Support Grows For Soda Taxes

Support Grows For Soda Taxes

Tue 19 Feb 2013

Story by The Food Revolution Team
 

California voters believe that sugary sodas are a major cause of obesity and that such beverages should be taxed if the money raised goes toward improving nutrition and fitness programs in schools.

Findings from the latest ‘Field-The California Endowment Childhood Obesity Prevention Survey’ show that California voters continue to say that obesity is a serious problem and support actions to combat the epidemic. The survey was conducted by telephone in six languages and dialects among 1,184 California voters, and is the third in a series of annual surveys on the issue conducted by The Field Poll on behalf of The California Endowment.

75% of voters, including 85% of Latinos, believe regularly drinking sodas like Coke, Pepsi or Mountain Dew definitely increases a person’s chance of becoming overweight or obese.
However, fewer voters saw the link between obesity and energy drinks and sports drinks despite scientific research also showing a link between obesity and these other popular sugar-sweetened beverages. Only 42% think regularly drinking energy drinks like Red Bull, Rockstar or Monster definitely increases a person’s chances of being overweight or obese, and just 26% say this about sports drinks like Gatorade or Powerade.

When voters state-wide were initially asked their opinion of the idea of taxing the sale of sugar sweetened beverages, more were opposed (53%) than in favor (40%). However, support increased dramatically - 68% in favor vs. 29% opposed - if proceeds from the tax were to be used in improving school nutrition and physical activity programs.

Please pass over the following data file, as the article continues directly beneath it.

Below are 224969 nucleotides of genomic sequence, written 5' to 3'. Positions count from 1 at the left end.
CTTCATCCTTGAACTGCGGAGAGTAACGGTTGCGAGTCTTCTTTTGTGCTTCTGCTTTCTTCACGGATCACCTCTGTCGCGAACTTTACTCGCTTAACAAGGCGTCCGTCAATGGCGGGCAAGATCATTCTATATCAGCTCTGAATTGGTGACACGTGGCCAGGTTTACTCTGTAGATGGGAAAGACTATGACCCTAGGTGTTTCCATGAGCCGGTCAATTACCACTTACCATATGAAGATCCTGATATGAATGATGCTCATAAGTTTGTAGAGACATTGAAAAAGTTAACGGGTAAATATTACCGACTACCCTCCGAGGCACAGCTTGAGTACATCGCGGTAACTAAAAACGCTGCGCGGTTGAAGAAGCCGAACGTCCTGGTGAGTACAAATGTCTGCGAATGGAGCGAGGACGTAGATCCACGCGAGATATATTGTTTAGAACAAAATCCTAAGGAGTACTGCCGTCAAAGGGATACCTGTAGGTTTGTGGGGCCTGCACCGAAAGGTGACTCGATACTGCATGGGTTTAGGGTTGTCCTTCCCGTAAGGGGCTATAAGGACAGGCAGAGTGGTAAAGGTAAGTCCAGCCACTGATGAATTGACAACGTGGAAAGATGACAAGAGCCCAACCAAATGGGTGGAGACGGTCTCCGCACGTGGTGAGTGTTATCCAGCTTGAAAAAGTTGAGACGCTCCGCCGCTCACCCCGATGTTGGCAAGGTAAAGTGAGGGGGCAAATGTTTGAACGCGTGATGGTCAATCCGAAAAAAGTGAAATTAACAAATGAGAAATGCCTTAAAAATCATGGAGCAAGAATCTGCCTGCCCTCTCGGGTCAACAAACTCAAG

Other findings of the survey include:

• A majority of voters say not enough attention is being paid to the problem of childhood obesity in their community.
• Seven in ten or more voters support policies to discourage unhealthy foods/sugar-sweetened drinks in schools, childcare and youth centers.
• Nearly all voters feel it’s very important to make fresh, clean drinking water freely available to students in the local public schools.
• Three in four voters support policies to increase the availability of healthy foods in low income and urban areas.

The full study and results can be seen here.

Taxing the sale of sugary drinks is a hot topic at the moment, many states are currently proposing such actions and doctors in the UK have called for fizzy drinks to be heavily taxed and junk food adverts banished until after the watershed, in a call for action over obesity. Read more here.

Check out this infographic from the CSPI on sugary drinks and how they are making us sick.

The Food Revolution Team

Images:
Harvard University, (Spencer Platt/Getty Images) LA Times

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